Federal and State Funding Overview
Funding for Career and Technical Education is based on the regular Weighted Pupil Unit (WPU), including incentives to provide Career and Technical Education (CTE) in all forty districts. Funding is used for salaries, equipment, teacher training, Comprehensive Counseling and Guidance, Work-Based Learning, CTE high school courses, and accountability reporting. Local funding in the school districts is also used to support CTE programs.
CTE funding is also supplemented with Carl D. Perkins funding, a federal appropriation for vocational and technical education. The federal government is highly interested in CTE as a means to prepare the workforce with the academic and technical skills to succeed in a global economy. The additional funding, which amounts to about 6 percent of the total, is used to develop new CTE programs and improve existing programs
Only approved Career and Technical Education programs can receive state or federal CTE funding. State Board rules, along with federal Perkins and No Child Left Behind regulations, require a high level of accountability for secondary CTE programs.
1. Annual Membership Reporting
- Teacher qualifications
- Teacher/course/membership reporting
- State specialist review and approval
- Onsite auditing
2. Annual Self-Evaluation – Standards
- Entered by teacher online – focus on standards
- Summary report to USOE specialists/CTE directors
- Used to develop inservice, technical assistance, goal setting, and program improvement
3. Onsite Evaluation – Standards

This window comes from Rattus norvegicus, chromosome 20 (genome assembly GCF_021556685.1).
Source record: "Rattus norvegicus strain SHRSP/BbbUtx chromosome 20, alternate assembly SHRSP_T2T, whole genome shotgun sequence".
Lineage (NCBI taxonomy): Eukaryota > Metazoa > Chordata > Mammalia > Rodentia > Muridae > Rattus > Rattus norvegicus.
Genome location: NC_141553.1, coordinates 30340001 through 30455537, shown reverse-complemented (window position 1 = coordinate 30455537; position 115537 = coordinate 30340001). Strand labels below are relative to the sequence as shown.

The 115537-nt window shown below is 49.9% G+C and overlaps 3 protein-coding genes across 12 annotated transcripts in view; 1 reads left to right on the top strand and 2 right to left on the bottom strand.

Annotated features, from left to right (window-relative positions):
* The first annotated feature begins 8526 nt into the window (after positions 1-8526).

- Six-year cycle
- Instructor self-evaluation
- State specialist on-site evaluation
- Summary report
- Improvement plan to address needs
- Continuous improvement and follow-up
1. Student Performance on Four Core Indicators (CTE Concentrators)
- Academic and skill achievement (academic standardized tests and CTE skills tests)
- Completion (graduation)
- Training for nontraditional careers
- Evaluation and performance improvements that are data-driven, using targets, performance results, performance gaps, and continuous improvement plans
The Carl D. Perkins Vocational and Technical Education Act of 1998 authorizes funding for secondary and postsecondary vocational education programs. Its purpose is to more fully develop the academic, vocational, and technical skills of secondary and post-secondary students who elect to enroll in vocational and technical education programs. This Act identifies development of rigorous academic standards and accountability as additional priorities.
Money is distributed based on a formula that considers the number of residents aged 5-17 from poverty-stricken families, and the total number of residents aged 5-17 living in the school district.